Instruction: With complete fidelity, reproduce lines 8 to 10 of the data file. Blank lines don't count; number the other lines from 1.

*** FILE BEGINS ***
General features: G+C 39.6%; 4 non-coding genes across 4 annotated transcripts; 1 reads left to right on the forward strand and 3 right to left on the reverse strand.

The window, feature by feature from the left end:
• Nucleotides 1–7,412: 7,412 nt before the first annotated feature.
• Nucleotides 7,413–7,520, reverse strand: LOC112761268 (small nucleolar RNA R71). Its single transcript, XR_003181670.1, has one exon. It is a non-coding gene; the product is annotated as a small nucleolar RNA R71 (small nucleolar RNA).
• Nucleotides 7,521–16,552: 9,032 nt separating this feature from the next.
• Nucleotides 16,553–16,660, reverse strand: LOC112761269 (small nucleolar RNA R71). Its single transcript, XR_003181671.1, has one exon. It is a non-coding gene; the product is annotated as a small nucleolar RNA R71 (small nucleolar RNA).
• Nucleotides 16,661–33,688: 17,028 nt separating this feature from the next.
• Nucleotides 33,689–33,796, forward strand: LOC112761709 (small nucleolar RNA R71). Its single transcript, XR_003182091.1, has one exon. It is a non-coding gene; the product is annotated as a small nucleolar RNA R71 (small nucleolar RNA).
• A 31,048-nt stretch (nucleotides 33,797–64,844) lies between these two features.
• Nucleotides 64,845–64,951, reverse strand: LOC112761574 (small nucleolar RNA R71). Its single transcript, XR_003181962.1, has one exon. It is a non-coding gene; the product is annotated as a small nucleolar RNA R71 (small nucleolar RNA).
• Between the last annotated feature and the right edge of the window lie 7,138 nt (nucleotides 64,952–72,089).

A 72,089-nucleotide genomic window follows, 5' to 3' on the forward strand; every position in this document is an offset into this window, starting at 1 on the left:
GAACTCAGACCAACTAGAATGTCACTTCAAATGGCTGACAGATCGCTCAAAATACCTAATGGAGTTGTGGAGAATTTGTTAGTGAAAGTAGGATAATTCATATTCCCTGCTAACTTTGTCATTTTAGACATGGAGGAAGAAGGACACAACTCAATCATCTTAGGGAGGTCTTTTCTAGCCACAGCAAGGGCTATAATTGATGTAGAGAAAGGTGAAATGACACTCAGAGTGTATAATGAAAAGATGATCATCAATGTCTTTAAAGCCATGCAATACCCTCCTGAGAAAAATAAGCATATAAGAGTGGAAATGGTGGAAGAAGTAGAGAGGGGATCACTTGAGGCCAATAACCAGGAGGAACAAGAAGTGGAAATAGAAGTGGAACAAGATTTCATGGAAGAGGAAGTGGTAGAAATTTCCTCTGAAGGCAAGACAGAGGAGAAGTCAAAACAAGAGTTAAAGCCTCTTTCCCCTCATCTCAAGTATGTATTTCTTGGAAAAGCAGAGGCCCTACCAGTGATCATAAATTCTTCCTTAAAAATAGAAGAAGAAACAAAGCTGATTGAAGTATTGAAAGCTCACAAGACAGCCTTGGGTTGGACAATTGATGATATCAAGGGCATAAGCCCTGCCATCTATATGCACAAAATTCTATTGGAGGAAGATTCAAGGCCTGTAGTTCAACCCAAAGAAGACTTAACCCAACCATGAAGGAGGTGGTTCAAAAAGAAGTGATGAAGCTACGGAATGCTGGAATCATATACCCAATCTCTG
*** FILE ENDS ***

• Nucleotides 33,689–33,796, forward strand: LOC112761709 (small nucleolar RNA R71). Its single transcript, XR_003182091.1, has one exon. It is a non-coding gene; the product is annotated as a small nucleolar RNA R71 (small nucleolar RNA).
• A 31,048-nt stretch (nucleotides 33,797–64,844) lies between these two features.
• Nucleotides 64,845–64,951, reverse strand: LOC112761574 (small nucleolar RNA R71). Its single transcript, XR_003181962.1, has one exon. It is a non-coding gene; the product is annotated as a small nucleolar RNA R71 (small nucleolar RNA).